Good news for St. Louis commuters. According to the 2010 Urban Mobility Report published last week by the Texas Transportation Institute at Texas A&M University, St. Louis is one of the least congested cities in the US. Amongst the 31 metro areas with populations between 1 and 3 million, St. Louis ranks 3rd best with congestion during the peak period only adding 12% more time to the average St. Louisan’s commute. In fact, since 2000, the roads in St. Louis have become steadily less congested almost every year. In addition, congestion cost the average St. Louis commuter 31 hours and $772 in wasted time and fuel in 2009, a marked improvement from the 44 hours and $1,062 in 1999.
Unfortunately, a closer look at the data in the Urban Mobility Report reveals a puzzling fact: despite reduced congestion on the region’s roads, commutes in St. Louis are getting longer than ever before. Peak hour commuters spent an average of 289 hours behind the wheel in 2009, 36 hours more than in 1999 when congestion was significantly worse. In fact, according to the UMR report, St. Louis has the 5th longest commutes among metro areas over 1 million population (Los Angeles and New York, bafflingly, are ranked 22nd and 33rd, respectively). How is it that that commuting times get longer as congestion decreases?
The answer to the puzzle, of course, lies in the sprawling nature of St. Louis’s suburbs. Between 1950 and 2000, St. Louis’s urban population grew 48% while urban land area grew over 260%.
St. Louis’s extensive highway network may be partially to blame for the region’s sprawl, enabling people to live far away from their jobs and…everywhere. As pointed out on the Urbanophile site, St. Louis has the 3rd most freeway lane miles per capita amongst metro areas over 1 million in population. First place goes to cross-state neighbor Kansas City.
Sprawl has meant that even trips via MetroLink are lengthy: in 2008, MetroLink riders travelled an average of 7.3 miles per trip, 6th most in the country amongst light rail and metro rail transit systems (APTA).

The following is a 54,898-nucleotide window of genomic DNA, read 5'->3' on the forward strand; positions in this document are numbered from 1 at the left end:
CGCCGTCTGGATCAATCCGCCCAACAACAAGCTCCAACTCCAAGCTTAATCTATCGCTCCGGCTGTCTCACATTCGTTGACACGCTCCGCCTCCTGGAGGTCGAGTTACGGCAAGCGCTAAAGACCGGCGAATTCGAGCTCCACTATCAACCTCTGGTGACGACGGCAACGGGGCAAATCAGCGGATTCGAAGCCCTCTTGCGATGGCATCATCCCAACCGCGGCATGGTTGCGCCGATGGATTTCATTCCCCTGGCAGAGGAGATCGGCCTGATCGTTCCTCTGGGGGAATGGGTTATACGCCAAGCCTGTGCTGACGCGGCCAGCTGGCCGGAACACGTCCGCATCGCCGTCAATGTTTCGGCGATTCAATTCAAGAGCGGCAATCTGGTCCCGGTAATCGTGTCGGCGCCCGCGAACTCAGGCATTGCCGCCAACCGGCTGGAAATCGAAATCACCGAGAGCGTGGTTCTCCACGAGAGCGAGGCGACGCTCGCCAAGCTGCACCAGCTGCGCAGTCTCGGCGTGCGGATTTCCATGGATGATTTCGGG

Ultimately, the Urban Mobility Report’s narrow focus on congestion has drawn critics to demand changes to way we analyze and build our cities. The excellent Greater Greater Washington blog had a good explanation the matter.
The TTI report narrowly looks at only one factor: how fast traffic moves. Consider two hypothetical cities. In Denseopolis, people live within 2 miles of work on average, but the roads are fairly clogged and drivers can only go about 20 miles per hour. However, it only takes an average of 6 minutes to get to work, which isn’t bad.
On the other hand, in Sprawlville, people live about 30 miles from work on average, but there are lots and lots of fast-moving freeways, so people can drive 60 mph. That means it takes 30 minutes to get to work.
Which city is more congested? By TTI’s methods, it’s Denseopolis. But it’s the people of Sprawlville who spend more time commuting, and thus have less time to be with their families and for recreation.
MoDOT continues to build new highways such as MO-141 and MO-364 and expand existing ones such as I-64 and I-70, enabling people to live further and further from their jobs and… everything. The highways are, also, of dubious economic value to the region. Perhaps it’s time for the region to refocus it’s infrastructure priorities on the region inside I-270? Afterall, Generation Y may just demand it.